Senate procedural rules favor more debate than House rules, which will stretch out the time it takes for a vote. “The Senate will need time to reach consensus on complex issues,” says Harry Nelson, a healthcare attorney with Nelson Hardiman LLP and author of “From ObamaCare to TrumpCare.” “Republican senators whose states expanded Medicaid are at odds with senators whose states refused expansion funds. Issues like protecting low-income seniors and funding state high-risk pools will also take time to debate.”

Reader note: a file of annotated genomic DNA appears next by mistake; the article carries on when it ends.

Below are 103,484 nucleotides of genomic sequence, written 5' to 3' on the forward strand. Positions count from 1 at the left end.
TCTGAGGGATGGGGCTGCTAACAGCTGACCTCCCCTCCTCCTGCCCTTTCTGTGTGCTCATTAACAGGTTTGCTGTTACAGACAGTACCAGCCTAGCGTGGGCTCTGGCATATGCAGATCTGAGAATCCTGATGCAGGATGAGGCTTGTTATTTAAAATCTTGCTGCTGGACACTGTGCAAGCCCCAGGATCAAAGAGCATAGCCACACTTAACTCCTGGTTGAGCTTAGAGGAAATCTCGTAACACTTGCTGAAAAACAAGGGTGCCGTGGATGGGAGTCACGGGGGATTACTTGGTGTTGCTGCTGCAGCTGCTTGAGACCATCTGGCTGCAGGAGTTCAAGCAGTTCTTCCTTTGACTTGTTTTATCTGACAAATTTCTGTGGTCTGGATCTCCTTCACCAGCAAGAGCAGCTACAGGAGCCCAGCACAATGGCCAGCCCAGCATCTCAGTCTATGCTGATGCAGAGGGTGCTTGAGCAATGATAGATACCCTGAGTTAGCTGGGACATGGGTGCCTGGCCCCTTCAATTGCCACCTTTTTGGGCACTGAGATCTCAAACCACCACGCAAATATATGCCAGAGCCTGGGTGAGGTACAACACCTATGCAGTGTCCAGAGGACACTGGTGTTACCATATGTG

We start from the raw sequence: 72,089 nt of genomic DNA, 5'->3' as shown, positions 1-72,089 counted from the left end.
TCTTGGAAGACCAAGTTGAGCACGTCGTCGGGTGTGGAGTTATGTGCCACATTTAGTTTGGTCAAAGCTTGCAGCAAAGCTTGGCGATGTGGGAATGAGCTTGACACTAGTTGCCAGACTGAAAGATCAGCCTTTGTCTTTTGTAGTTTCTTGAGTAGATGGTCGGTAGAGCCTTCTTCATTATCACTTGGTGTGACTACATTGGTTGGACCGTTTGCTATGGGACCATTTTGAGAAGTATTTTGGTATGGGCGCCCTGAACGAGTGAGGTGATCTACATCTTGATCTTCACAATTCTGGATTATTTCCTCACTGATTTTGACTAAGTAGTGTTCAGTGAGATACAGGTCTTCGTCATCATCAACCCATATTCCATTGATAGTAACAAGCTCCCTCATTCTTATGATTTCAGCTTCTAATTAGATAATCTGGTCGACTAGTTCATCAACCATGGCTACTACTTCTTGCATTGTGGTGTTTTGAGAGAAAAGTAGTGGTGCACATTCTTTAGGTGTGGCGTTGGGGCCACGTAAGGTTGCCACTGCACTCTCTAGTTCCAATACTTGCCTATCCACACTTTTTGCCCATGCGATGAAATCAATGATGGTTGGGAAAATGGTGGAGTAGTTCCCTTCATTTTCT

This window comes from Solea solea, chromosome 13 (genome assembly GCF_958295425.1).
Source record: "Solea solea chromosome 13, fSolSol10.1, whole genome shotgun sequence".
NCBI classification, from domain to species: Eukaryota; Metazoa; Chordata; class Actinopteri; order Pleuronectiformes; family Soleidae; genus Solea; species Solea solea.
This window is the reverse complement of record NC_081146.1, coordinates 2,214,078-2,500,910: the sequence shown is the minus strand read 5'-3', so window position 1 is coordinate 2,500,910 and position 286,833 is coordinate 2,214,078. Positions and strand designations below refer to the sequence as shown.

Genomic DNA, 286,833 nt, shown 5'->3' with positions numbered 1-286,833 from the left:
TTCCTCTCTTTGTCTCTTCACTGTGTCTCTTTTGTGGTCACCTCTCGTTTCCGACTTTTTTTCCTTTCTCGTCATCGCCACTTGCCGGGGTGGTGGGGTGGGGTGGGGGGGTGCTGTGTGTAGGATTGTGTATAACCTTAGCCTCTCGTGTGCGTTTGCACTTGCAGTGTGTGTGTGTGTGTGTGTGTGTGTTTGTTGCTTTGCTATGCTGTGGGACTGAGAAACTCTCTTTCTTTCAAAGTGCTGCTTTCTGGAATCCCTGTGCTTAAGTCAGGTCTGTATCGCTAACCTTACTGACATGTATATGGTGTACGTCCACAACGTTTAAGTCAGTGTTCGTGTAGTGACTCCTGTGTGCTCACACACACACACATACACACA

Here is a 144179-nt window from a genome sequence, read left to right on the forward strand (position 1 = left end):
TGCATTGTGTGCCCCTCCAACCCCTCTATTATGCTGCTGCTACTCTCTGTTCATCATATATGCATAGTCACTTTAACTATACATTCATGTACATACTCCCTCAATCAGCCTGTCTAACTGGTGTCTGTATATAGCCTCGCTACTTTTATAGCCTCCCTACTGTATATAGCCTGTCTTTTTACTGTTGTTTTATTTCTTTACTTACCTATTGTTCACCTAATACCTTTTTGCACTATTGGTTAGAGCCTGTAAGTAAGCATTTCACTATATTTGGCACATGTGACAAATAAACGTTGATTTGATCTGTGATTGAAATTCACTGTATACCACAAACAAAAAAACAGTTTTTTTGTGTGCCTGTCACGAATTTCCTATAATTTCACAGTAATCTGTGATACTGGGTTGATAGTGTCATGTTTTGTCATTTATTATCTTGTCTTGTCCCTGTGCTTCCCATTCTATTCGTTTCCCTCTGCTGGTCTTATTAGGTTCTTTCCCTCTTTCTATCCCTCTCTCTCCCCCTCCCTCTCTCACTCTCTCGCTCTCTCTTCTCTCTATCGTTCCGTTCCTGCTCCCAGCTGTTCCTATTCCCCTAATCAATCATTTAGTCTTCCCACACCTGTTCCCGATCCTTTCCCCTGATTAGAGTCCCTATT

Nelson believes the Senate will likely pass a bill, but it will have substantial differences from the House bill. “Passage is a political necessity because Republicans will have ‘egg on their face’ for not making good on their promise to ‘repeal and replace’ the ACA after seven years, and also because Republicans share the overriding goals of delegating power to the states to set insurance rules and pass a tax reform bill later in the year,” he says.